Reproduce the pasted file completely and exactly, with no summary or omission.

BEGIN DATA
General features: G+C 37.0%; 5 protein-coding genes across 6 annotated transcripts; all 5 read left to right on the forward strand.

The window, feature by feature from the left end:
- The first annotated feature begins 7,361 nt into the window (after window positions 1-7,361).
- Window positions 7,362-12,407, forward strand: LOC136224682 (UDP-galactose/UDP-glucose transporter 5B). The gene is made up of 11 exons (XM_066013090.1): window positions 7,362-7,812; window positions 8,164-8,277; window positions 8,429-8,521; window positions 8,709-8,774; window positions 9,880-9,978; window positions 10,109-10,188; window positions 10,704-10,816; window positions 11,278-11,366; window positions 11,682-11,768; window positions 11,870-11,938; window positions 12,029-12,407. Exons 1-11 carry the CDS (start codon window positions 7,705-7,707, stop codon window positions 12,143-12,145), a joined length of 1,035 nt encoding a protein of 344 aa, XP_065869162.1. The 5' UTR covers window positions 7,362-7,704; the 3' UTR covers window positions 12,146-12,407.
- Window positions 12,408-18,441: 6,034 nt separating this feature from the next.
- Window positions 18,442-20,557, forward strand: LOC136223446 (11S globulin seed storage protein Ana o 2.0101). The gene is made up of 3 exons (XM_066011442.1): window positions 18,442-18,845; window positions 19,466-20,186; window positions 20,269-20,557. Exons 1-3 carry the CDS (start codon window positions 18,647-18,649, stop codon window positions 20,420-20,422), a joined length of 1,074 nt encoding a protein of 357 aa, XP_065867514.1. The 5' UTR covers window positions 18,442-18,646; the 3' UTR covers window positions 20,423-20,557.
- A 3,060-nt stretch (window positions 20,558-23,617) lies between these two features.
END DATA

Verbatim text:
General features: G+C 37.0%; 5 protein-coding genes across 6 annotated transcripts; all 5 read left to right on the forward strand.

The window, feature by feature from the left end:
- The first annotated feature begins 7,361 nt into the window (after window positions 1-7,361).
- Window positions 7,362-12,407, forward strand: LOC136224682 (UDP-galactose/UDP-glucose transporter 5B). The gene is made up of 11 exons (XM_066013090.1): window positions 7,362-7,812; window positions 8,164-8,277; window positions 8,429-8,521; window positions 8,709-8,774; window positions 9,880-9,978; window positions 10,109-10,188; window positions 10,704-10,816; window positions 11,278-11,366; window positions 11,682-11,768; window positions 11,870-11,938; window positions 12,029-12,407. Exons 1-11 carry the CDS (start codon window positions 7,705-7,707, stop codon window positions 12,143-12,145), a joined length of 1,035 nt encoding a protein of 344 aa, XP_065869162.1. The 5' UTR covers window positions 7,362-7,704; the 3' UTR covers window positions 12,146-12,407.
- Window positions 12,408-18,441: 6,034 nt separating this feature from the next.
- Window positions 18,442-20,557, forward strand: LOC136223446 (11S globulin seed storage protein Ana o 2.0101). The gene is made up of 3 exons (XM_066011442.1): window positions 18,442-18,845; window positions 19,466-20,186; window positions 20,269-20,557. Exons 1-3 carry the CDS (start codon window positions 18,647-18,649, stop codon window positions 20,420-20,422), a joined length of 1,074 nt encoding a protein of 357 aa, XP_065867514.1. The 5' UTR covers window positions 18,442-18,646; the 3' UTR covers window positions 20,423-20,557.
- A 3,060-nt stretch (window positions 20,558-23,617) lies between these two features.